Angle Park, South Australia
Angle Park is a north-western suburb of Adelaide 10 km from the CBD, in the state of South Australia and falls under the City of Port Adelaide Enfield. It is adjacent to Wingfield, Mansfield Park, Ferryden Park, Regency Park; the post code for Angle Park is 5010. It is bounded to the north by Grand Junction Road, west by Trafford Street, to the east by Days Road and the North-South Motorway. Angle Park was original a subdivision of sections 402 of the Hundred of Yatala, it was divided into 16 4-acre allotments by Henry Cowan in the 1920s. Prior to the Second World War, Angle Park consisted of pastures and open land, its development as a residential area coincided with the post-war boom in the 1950s. The suburb was named in 1950 by the South Australian Housing Trust, after Angle Road, which traversed the suburb at a 45 degree angle north west from South Road, near Kateena Street, to the north west corner of the suburb. Only a short segment of the road now exists, but the dividing line between section 403 and 404 of the Hundred of Yatala defines the location of the historic road.
In 1957 the SA Housing Trust purchased a large amount of land in the area to construct public housing. In 1960, the Angle Park Boys Technical High School was constructed on Cowan Street, followed by the Angle Park Girls Technical High School the following year, they operated separately until 1977. The complex was expanded in 1979 to become the Parks Community Centre in 1979, which included a council library, with the high school becoming known as the Parks High School. In the 1990s, plans were made for the Westwood Urban Renewal project, of which Ferryden Park, Mansfield Park, Woodville Gardens, Athol Park are a part; this involved the demolition of many of the Housing Trust homes, to be replaced by either private housing, or a lesser number of newer, townhouse-style Housing Trust homes. The building began in 2001, in 2004 and 2005 began to affect Angle Park. There were three primary schools in the area, being the public Mansfield Park Primary School, established in 1969,closed in 2010, the Catholic St Patrick's School, both of which are in the adjacent Mansfield Park, the Ferryden Park Primary School which closed in 2010 and was replaced with a new R-7 superschool which opened at Woodville Gardens at the start of 2011.
There is a small shopping complex at the corner of Trafford and Wilson Streets, the Parks Community Centre, provides a library, health centre and fitness centre, swimming complex, council office, a few other community services. The Greyhound Park racing facility exists on the eastern side of the suburb, it is the site of a fire brigade unit and an ETSA Utilities manufacturing plant where Stobie poles are assembled, it was the site of the Parks High School, closed at the end of 1996, due to declining enrolments. The local public zone high school is Woodville High school, in Woodville, South Australia. However, a large number of the families in the area choose to send their children to other private schools in the city centre, one of the causes of the closure of the Parks High School in 1996 and the nearby Croydon High school in 2006. Trafford Street is served by the 251 and 252 bus services, while the 239 & 250 serves Days and Grand Junction Road; the 361 serves Grand Junction Road. Angle Park is home to a large immigrant population.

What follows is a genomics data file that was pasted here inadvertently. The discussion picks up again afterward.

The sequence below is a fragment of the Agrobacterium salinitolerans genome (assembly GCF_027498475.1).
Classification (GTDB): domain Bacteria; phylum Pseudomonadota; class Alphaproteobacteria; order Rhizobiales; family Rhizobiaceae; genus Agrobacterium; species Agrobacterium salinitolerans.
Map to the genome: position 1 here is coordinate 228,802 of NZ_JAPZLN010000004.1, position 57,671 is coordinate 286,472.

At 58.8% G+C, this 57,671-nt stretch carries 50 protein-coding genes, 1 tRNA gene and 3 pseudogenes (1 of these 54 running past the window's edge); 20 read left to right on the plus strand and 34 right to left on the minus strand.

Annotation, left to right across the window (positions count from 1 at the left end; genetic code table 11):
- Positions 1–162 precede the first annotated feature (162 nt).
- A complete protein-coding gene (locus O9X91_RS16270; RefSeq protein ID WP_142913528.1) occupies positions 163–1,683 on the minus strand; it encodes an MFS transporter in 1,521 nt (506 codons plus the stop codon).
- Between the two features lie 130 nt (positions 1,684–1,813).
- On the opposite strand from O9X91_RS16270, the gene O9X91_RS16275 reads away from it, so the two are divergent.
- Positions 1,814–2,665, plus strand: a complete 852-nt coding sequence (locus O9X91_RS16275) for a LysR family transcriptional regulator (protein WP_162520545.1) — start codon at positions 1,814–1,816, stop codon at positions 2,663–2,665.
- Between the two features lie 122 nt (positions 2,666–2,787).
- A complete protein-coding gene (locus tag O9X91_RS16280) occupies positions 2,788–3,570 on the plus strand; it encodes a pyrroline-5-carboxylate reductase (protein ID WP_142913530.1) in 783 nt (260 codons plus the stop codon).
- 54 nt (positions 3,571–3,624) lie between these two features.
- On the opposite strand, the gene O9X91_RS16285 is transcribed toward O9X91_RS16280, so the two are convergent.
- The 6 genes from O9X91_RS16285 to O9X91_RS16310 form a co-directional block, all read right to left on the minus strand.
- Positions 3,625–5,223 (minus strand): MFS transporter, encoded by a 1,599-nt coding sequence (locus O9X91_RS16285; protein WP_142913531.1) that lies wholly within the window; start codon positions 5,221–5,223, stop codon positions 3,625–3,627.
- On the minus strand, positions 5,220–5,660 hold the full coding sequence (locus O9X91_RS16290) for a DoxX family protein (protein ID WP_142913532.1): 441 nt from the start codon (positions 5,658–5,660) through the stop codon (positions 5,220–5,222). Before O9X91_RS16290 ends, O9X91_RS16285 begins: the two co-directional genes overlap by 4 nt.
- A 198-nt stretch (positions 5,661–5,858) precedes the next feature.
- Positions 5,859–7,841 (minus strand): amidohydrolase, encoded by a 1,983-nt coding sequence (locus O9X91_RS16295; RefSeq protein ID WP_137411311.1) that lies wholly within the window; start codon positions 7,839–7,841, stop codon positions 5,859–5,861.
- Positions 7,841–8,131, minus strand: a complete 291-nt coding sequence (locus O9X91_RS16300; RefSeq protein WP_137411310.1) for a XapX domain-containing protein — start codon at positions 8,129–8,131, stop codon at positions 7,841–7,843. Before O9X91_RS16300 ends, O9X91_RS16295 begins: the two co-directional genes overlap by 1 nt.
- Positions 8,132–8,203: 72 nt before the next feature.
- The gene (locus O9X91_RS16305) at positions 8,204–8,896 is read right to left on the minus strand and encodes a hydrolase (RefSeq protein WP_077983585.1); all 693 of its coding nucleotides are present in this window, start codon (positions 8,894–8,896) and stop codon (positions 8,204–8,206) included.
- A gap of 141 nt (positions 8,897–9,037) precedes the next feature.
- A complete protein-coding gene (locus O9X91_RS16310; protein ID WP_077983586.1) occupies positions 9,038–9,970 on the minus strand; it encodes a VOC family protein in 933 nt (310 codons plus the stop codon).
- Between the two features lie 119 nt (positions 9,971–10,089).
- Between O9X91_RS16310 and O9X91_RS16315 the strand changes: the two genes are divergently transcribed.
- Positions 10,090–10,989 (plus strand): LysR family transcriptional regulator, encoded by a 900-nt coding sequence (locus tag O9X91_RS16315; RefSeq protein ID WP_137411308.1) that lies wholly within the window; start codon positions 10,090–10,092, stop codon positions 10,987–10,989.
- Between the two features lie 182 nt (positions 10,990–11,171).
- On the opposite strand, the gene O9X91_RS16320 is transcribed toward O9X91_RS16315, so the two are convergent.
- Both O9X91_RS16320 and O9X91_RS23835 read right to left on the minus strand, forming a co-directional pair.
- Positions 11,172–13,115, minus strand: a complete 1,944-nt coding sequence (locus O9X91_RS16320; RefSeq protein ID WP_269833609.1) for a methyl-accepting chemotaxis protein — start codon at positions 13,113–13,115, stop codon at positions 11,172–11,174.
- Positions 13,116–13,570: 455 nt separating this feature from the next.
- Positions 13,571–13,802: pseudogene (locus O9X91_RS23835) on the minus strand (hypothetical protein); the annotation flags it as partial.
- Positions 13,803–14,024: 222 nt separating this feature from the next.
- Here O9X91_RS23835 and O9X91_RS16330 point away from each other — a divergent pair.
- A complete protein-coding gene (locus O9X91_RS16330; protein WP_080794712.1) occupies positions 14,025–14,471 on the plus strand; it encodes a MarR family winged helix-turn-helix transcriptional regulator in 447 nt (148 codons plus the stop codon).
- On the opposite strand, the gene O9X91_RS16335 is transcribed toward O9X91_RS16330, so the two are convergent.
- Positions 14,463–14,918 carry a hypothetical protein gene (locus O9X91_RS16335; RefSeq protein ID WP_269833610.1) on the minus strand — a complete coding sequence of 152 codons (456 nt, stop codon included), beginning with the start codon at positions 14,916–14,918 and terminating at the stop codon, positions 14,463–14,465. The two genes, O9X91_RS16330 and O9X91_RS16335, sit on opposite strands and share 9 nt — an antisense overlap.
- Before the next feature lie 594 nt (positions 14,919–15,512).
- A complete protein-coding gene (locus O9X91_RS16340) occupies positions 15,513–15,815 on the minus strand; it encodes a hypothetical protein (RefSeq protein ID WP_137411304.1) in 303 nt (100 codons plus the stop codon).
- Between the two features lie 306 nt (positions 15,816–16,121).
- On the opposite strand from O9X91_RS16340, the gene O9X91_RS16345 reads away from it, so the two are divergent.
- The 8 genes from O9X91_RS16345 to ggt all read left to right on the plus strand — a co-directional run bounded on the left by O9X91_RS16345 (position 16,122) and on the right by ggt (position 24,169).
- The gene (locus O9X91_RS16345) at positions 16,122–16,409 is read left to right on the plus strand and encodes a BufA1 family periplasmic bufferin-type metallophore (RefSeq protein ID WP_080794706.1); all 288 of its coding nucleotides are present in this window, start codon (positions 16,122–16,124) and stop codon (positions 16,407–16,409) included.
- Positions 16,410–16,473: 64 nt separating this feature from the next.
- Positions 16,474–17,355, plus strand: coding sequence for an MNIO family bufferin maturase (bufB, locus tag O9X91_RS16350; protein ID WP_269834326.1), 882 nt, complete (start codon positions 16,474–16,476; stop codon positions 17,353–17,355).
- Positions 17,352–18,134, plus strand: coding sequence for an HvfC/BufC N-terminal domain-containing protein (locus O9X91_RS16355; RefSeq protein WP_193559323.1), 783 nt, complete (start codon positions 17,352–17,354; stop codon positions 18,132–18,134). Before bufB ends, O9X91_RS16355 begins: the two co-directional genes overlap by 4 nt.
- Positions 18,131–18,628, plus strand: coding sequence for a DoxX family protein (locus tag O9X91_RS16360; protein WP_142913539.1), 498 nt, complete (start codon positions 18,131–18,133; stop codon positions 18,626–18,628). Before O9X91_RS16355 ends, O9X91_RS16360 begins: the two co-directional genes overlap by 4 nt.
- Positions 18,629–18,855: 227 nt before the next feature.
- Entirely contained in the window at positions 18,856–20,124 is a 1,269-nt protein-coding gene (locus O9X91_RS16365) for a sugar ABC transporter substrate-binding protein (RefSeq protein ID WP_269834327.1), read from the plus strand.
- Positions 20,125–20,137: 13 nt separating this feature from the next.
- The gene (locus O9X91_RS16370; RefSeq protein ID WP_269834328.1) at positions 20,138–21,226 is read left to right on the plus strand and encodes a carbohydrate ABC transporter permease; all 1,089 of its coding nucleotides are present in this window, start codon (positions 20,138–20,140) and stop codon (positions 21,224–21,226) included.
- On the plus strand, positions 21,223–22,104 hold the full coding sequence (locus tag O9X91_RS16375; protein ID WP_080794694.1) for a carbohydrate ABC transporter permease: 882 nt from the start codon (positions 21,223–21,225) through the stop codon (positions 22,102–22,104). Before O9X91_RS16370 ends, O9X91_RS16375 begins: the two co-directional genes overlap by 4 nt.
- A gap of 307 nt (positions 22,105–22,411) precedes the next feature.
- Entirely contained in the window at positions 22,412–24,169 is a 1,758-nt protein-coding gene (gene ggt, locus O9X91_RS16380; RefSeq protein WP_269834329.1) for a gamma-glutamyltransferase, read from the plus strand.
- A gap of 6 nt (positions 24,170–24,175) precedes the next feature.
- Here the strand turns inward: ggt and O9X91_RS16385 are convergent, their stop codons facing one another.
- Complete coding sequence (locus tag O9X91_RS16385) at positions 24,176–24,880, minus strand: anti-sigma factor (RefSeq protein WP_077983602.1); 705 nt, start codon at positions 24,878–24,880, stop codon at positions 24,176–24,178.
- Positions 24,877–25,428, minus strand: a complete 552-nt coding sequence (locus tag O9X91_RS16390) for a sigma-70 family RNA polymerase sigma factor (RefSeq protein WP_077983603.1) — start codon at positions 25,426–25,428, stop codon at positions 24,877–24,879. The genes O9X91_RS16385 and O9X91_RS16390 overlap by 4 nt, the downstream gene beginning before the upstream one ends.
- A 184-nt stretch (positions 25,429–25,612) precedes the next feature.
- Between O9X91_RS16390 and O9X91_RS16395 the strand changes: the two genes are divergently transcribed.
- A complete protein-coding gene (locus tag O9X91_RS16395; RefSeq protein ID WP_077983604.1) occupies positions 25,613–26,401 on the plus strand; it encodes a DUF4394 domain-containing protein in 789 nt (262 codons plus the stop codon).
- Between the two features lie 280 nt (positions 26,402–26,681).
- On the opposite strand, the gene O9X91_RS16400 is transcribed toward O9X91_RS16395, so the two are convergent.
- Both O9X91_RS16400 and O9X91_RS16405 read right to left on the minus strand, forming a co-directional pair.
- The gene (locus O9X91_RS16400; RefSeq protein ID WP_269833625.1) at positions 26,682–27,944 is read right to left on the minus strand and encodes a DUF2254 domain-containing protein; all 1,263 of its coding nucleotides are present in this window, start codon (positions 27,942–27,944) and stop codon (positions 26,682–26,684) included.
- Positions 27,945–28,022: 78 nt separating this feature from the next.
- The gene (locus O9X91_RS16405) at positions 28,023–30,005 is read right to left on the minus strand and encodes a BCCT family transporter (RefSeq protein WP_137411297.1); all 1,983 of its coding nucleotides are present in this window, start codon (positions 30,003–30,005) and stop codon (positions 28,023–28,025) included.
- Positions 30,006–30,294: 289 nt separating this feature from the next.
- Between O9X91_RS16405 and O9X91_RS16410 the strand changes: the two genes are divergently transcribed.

The initial settlement of the suburb coincided with a large wave of immigrants from Eastern Europe arriving in Australia, following the Second World War. Although most of their children have moved on, a large number of immigrant retirees still live in the area. Another wave of immigration occurred in the 1980s, when Vietnamese immigrants arrived after the Vietnam War. More than 50% of the population is from a non-English speaking background. Angle Park is located within the federal seat of Port Adelaide, it is the most pro-Australian Labor Party area in South Australia, recording the highest two-party-preferred vote in the state for the ALP at the Mansfield Park Primary School booth at the 1998, 2001 and 2004 federal elections, garnering more than 80% on each occasion. Lewis, H. J. Enfield and the northern villages, Corporation of the City of Enfield, 1985
Gilles Plains, South Australia
Gilles Plains is a suburb of the greater Adelaide, South Australia area 15 km north of the Adelaide business district. It is named after the first Colonial Treasurer Osmond Gilles who owned a sheep station adjoining the Torrens River. Gilles Plains was predominantly a hay growing area of Adelaide through its early years. In 1874, it had the largest hay farm in South Australia owned by J. A. W. Sudholz. Gilles Plains is in both the City of Port Adelaide Enfield and City of Tea Tree Gully local government areas, is in both the South Australian House of Assembly electoral districts of Florey and Torrens, it is in the Australian House of Representatives Division of Sturt. Pinnacle College is on Wandana Avenue. St Pauls College is on Grand Junction Road. Wandana Primary School is on Cowra Avenue